Our bodies are designed to sweat for a reason. It’s how we rid ourselves of toxins and cool ourselves down. Yet as many as 90% of Americans slather on deodorants and antiperspirants as part of our post-puberty hygiene routine.
We know that these products achieve the desired effects of curbing unwanted body odor and reducing underarm moisture, but could we be doing more harm than good when it comes to stopping the sweat?
“On our skin, just like in our mouth, it is the good bacteria’s job to keep the odor-causing bacteria in check.”
How the hygiene products we use affect our microbes
Whether you realize it or not, our modern-day hygiene products have a major influence on the communities of microbes that live on and within our bodies.
The artificial ingredients in many kinds of toothpastes, mouthwashes, lotions, and even those your daily deodorant stick are designed to wipe out undesirable bacteria - which can be helpful if you want to quickly freshen your breath or temporarily eradicate body odor.
However, many of these products also have a tendency of destroying the beneficial bacteria meant to keep you healthy. Until recently, the long-term impact of these products on our flora hadn’t been well understood. Scientists are now beginning to decipher the not-so-obvious biological implications of the hygiene products many of us use each day.
In a study published last week in the PEERJ by Julie Horvath, head of the genomics and microbiology research laboratory at the NC Museum of Natural Sciences, researchers from several prestigious North Carolina universities sought to answer the question: how does human behavior influence our microbes?
Specifically, researchers focused on the way deodorants and antiperspirants affect the bacteria and microorganisms within the armpit.
Because bacteria tend to congregate in the gut, oral cavity, and on the skin - studying the impact of deodorants and antiperspirants on the microbial ecosystem of the skin is an excellent starting point for determining just how much we're altering our microbes with the products we use.
Deodorant vs. antiperspirant
While deodorants can be traced back to ancient Egypt when "perfuming the armpit" was a common hygiene habit (according to the New York Times), antiperspirants arrived on the scene more recently - and they aren’t simply designed to mask odors.
Instead of acting as an antibacterial agent as deodorant does, antiperspirant targets the sweating process head-on with aluminum compounds which essentially plug up your sweat glands. In fact, it is these questionable compounds that have made many of us in the natural health world wonder about the negatives surrounding the use of antiperspirant.
To gain an understanding of how these products influence skin microbes, scientists studied three groups of participants for a total of eight days: one group who used deodorant, one group who used antiperspirant, and one group who didn’t use any products.
All three groups were encouraged to continue their typical hygiene routine on the first day but asked to go without using any products for the following five days.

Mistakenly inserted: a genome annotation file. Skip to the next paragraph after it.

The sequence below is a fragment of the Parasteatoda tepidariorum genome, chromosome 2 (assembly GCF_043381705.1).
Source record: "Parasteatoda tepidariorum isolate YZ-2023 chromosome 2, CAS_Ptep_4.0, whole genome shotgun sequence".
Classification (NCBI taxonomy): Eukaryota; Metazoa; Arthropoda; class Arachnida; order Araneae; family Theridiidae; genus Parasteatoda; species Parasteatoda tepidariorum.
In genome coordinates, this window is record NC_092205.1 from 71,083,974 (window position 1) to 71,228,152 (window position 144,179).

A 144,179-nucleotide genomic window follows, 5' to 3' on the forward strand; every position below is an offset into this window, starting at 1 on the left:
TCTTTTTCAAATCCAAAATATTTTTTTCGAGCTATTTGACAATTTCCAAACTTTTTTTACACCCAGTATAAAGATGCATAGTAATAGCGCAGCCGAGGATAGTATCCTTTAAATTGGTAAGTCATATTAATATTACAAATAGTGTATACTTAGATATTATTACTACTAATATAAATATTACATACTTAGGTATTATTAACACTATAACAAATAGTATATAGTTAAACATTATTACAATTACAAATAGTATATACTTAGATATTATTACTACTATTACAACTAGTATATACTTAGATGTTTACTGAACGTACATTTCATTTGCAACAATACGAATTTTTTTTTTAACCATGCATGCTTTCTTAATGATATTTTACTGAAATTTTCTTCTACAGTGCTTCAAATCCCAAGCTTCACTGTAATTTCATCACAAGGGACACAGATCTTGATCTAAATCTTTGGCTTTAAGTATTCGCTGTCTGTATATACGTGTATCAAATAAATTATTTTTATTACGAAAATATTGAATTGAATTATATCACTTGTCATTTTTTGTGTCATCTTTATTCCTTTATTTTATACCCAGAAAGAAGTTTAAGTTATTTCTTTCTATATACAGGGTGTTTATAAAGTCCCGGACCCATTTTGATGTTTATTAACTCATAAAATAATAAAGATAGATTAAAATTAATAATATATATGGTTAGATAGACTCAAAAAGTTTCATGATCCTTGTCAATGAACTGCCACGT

The group who didn’t use any products was asked to use antiperspirant and deodorant on the final two days of the study - this helped scientists monitor the rate of change in diversity and richness of the bacteria present on the skin.
By sequencing the bacteria this way, researchers could gain a key understanding of how exactly our daily habits influence the microbial life that calls us home.
Antiperspirant causes a drastic reduction in microbes
The results were compelling, starting with the initial analysis. The group of antiperspirant users had fewer microbes to begin with, yet also had a greater variety of microbes. The deodorant users had more microbes on average, but less diversity than the antiperspirant group.
When these two groups stopped using their respective products, they experienced a quick uptick in their numbers of microbes - making things even across the board for all three groups. Similarly, when everyone used antiperspirant at the end of the study, all participants microbes were reduced significantly and almost instantaneously.
It might sound obvious that using either deodorant or antiperspirant causes an instant effect on our microbes, but here’s where it gets good: the group who didn’t use either product had microbiomes plush with Corynebacterium - a bacteria partially responsible for armpit odors but also thought to be one of the body’s key defenders against the bad guys.
Does that mean it's better to go au-natural? Possibly, the jury is still out. What we do know is that doctors and practitioners are recommending that we have an abundance of probiotic bacteria in and on our bodies and that this includes replacing the good guys that are often depleted as a result of age, stress, antibiotic use, dietary choices, and hygiene habits.
In fact, there is a growing school of thought (and we absolutely agree) that claims it is the good bacteria’s job to keep the odor-causing bacteria in check, citing our modern antibacterial skin care products as the root of the problem.
As we learn more about why we need probiotics, and how many of our common hygiene products are indiscriminately targeting our good bacteria, possibly causing questionable health effects, this study provides an intriguing avenue for taking a closer look into the world of our microbiome and how our modern hygiene products influence our bodies over time.
Julie Hays is the Communications Director here at Hyperbiotics. Health writer and mama of two little girls, Julie's on a mission to empower others to live lives free of the microbial depletion many of us face today. For more ideas on how you can maximize wellness and benefit from the power of probiotics, be sure to subscribe to our newsletter.
Have you experimented with natural deodorants, or even no deodorant? We’d love to hear your thoughts!
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